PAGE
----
Franz Joseph HAYDN (1732-1809)
Piano Trios – Volume 1
Piano Trio No.26 (40) in F sharp minor, Hob.XV:26 (1795) [13:52]
Piano Trio No.24 (38) in D major, Hob.XV:24 (1795) [12:20]
Piano Trio No.25 (39) in G major, Hob.XV:25 (1795) [14:46]
Piano Trio No.31 (41) in E flat minor, Hob.XV:31 (1797) [11:37]
Kungsbacka Piano Trio (Malin Broman (violin), Jesper Svedberg (cello), Simon Crawford Phillips (piano))
rec. April 2008, Potton Hall, Westleton, Suffolk, UK. DDD
NAXOS 8.572040 [52:35]

Joseph Haydn was a thorough guy. If he wrote symphonies, he did over a hundred. If he wrote string quartets, he did almost seventy. In piano trios, he stopped at 45. These trios, from the earliest to the latest, are pure delight. For the most part they are upbeat and jovial, just like most Haydn’s output was. But there is enough diversity, as the present selection performed by the Kungsbacka trio demonstrates. Note that there may seem to be a gap in the numeration of trios, but actually they go in a chronological sequence, since later research lead to corrections of the original numeration of the Hoboken catalog.

The Kungsbacka trio was formed in 1997 and has since earned an international recognition; it has already recorded for Naxos the piano trios by Mozart and Schubert. As the liner note informs us, the group’s name was taken from the town in Sweden where they gave their first public performance, and where they established an annual festival.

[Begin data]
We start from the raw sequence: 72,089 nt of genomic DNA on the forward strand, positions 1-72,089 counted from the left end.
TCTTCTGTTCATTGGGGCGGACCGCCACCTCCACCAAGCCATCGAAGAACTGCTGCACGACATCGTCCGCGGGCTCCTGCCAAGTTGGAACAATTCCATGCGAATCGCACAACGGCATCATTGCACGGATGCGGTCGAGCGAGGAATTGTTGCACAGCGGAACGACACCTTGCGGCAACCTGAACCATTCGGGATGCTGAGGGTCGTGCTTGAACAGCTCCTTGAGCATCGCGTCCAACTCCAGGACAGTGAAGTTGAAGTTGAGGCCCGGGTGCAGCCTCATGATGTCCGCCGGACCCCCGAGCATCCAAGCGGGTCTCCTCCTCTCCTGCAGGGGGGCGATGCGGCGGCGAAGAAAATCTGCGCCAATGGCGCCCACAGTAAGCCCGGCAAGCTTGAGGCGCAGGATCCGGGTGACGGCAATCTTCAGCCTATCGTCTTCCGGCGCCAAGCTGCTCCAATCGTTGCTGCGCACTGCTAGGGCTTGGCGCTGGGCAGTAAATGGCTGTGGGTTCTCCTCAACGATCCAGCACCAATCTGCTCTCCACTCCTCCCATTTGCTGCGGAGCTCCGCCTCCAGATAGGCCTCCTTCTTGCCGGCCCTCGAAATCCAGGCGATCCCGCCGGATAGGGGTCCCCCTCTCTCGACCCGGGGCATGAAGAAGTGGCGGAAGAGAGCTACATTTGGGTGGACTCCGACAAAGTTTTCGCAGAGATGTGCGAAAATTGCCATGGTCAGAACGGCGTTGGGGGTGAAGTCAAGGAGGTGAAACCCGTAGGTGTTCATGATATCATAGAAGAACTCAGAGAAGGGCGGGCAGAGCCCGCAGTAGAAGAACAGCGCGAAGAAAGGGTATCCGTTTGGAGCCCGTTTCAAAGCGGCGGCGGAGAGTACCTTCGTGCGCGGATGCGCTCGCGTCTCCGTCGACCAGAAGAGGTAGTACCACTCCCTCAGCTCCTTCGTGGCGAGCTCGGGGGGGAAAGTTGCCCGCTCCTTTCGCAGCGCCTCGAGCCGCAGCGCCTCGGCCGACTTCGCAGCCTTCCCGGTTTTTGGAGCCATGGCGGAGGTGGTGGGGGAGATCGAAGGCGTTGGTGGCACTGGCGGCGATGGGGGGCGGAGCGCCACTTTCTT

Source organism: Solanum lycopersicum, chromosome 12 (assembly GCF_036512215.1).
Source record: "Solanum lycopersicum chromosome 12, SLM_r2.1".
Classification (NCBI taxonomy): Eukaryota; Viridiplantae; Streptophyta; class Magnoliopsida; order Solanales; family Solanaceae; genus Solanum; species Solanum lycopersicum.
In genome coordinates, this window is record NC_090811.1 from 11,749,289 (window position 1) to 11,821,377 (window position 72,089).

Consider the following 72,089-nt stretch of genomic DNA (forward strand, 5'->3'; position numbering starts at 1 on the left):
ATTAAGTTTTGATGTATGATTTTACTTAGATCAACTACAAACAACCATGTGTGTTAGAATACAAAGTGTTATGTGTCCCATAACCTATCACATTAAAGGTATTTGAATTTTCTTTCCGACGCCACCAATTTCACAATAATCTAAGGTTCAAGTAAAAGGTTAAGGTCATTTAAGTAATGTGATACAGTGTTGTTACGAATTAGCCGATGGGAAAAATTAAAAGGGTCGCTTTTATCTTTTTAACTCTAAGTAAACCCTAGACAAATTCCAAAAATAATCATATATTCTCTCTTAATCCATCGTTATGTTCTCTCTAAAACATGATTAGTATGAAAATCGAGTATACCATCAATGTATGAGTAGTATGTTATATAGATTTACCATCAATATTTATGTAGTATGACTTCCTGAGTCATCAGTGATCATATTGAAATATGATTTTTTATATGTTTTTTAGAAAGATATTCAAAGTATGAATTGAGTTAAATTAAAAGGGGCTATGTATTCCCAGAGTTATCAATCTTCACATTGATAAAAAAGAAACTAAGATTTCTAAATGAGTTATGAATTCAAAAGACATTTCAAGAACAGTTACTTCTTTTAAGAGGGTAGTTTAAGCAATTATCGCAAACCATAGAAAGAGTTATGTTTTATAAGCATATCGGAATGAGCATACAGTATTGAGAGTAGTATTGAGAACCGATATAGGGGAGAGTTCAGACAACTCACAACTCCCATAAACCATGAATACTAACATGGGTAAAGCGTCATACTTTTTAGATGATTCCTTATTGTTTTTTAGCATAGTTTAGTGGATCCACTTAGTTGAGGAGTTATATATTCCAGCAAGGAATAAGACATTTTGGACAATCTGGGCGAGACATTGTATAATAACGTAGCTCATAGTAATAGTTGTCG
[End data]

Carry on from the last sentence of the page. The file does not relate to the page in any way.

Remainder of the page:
The first movement of the F sharp minor Trio is in a minor key and starts in a somewhat melancholic mood, but this is Haydn’s “active melancholy”, with the major key lying not so far under the surface. The long and elaborate development section ventures deeper into the minor and shows some unexpected dramatic points and fascinating modulations. The slow movement is an adaptation of the slow movement of the London symphony No.102, with its subtle beauties. It is a widely flowing, pastoral aria. The third movement is not what you’d probably expect from a Haydn finale. It is unhurried and almost serious, with proto-Schubertian grace. The playing of the Kungsbacka trio is excellent in the first movement, and their finale is elegant and has good momentum. But in the slow movement I find their performance a bit hassled.

The first movement of the D major Trio is a typical sonata allegro of the classical period, playful and free. It resembles the first movements of some of Mozart’s piano concertos. The shadows darken in the development section, with its mysterious notes and a certain creeping coldness. The slow movement is gray and gloomy, like a slow march or procession. The skies brighten up again in the finale, with the telling marking Allegro ma dolce. Its middle episode is dark and nervous, but it is surrounded by warm and tender music with a soft smile. In Kungsbacka’s reading, the first movement is a fast ride, but not uncomfortably fast. The slow movement is full of restrained expressivity. In the finale, they are fast, which on one hand reduces the healing qualities of this music, but on the other hand increases the drama of the minor-key episode, and makes it feel more like a true finale.